Smiley added she would encourage people to serve their country in the military, which offers loan forgiveness for students.

Murray criticized Smiley for being a climate change denier. In last week’s debate, Smiley did not answer whether she believed humans caused climate change.

On Sunday, Smiley fought back.

“I don’t know why Sen. Murray calls me a climate denier, because I’m not,” she said, adding she “absolutely” believes humans have a role in a changing climate.

On immigration, both candidates said they would support allowing a pathway to legal citizenship for current “Dreamers,” those who traveled to the United States as children and were protected from deportation by actions of the Barack Obama administration.

Murray said protections for Dreamers should be expanded, but Smiley said border security needs to improve before that happens.

Both candidates were asked who won the 2020 election and answered Joe Biden, but disagreed on how to work with those who distrust election results. Murray said she has won and lost elections.

“We count on and trust this democracy,” she said. “And we, after they’ve been certified, don’t question them.”

Smiley said it should be “easy to vote and hard to cheat” in the United States.

The candidates also talked about the issues that have become most important to them on the campaign trail, including abortion, crime and inflation.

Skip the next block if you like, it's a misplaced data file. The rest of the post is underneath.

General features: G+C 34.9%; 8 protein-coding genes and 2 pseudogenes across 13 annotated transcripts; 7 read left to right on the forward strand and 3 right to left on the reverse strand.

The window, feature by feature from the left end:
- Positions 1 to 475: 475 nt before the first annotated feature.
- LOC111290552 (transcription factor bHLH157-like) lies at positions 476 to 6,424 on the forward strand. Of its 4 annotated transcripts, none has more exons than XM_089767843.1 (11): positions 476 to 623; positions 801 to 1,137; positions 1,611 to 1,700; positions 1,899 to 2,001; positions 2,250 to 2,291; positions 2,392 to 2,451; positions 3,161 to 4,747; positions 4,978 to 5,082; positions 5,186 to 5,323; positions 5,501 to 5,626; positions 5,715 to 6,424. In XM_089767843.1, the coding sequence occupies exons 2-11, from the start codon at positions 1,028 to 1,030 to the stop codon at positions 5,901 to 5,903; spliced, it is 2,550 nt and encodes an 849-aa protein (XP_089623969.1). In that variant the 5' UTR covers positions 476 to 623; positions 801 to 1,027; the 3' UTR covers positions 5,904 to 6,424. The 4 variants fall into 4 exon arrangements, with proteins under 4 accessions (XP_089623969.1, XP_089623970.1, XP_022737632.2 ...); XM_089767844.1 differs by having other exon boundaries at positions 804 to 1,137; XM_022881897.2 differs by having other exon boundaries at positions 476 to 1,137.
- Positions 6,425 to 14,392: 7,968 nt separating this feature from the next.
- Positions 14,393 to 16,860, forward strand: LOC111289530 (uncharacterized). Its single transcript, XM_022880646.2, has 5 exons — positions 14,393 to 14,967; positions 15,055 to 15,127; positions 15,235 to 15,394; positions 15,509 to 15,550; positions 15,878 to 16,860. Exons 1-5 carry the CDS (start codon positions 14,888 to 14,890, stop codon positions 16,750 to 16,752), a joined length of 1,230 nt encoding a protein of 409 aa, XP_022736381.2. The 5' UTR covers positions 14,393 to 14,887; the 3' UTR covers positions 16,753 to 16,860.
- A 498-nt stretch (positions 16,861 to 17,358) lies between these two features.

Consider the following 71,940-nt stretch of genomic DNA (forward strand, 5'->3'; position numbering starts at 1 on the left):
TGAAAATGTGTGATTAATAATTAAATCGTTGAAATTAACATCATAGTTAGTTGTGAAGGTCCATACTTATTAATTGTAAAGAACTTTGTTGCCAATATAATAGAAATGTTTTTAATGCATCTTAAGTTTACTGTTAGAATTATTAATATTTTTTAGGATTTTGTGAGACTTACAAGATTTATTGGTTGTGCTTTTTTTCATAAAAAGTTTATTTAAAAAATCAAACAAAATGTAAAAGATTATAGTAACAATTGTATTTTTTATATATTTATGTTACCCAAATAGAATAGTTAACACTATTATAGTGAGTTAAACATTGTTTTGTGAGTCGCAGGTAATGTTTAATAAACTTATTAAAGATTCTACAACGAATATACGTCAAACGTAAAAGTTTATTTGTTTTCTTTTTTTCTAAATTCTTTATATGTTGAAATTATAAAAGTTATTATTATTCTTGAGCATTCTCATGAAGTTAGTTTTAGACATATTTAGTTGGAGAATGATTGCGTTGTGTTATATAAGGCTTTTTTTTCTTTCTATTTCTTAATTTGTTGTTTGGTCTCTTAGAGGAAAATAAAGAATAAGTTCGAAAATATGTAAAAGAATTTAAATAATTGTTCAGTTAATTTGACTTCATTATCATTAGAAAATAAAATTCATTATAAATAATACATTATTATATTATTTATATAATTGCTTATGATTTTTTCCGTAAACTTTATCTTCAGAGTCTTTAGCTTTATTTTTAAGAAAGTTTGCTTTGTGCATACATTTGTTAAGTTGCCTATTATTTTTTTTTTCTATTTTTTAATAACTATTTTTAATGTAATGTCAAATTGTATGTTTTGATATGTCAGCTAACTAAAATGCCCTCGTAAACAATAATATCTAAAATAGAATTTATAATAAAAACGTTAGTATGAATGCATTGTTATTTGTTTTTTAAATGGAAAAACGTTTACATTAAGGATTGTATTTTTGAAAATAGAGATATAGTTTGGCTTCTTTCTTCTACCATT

Murray reiterated she supports codifying the legal protection for an abortion in the now-overturned Roe v. Wade decision and creating exemptions to the filibuster to do so.

When asked if she supported late-term abortions, Murray said again she would support legislation that codifies Roe v. Wade, but did not directly address late-term abortions.

Though she identifies as pro-life, Smiley has said she will not vote for a nationwide abortion ban as she believes the question should remain up to the states.

At Sunday’s debate, Smiley repeated that position. Smiley was asked about her support of the Texas abortion law that bans all abortions unless the patient is facing a life-threatening condition. The law criminalizes performing an abortion, and doctors who do so can face up to life in prison or a $100,000 fine.

“There are parts of the Texas law I do not like and I was clear about that,” Smiley said, though she didn’t specifically mention which parts she did not support.

Both candidates were asked how they would address crime and their interpretation of the Second Amendment.

Smiley said she supported the bill that Congress passed earlier this year that increased mental health resources, expanded background checks and strengthened red flag laws. Smiley did not say what other gun laws she might support, if elected, only that the country has a mental health and crime problem that needs to be addressed immediately.

In last week’s debate, Smiley said she wants to protect Second Amendment rights but also that weapons should be kept out of the hands of criminals.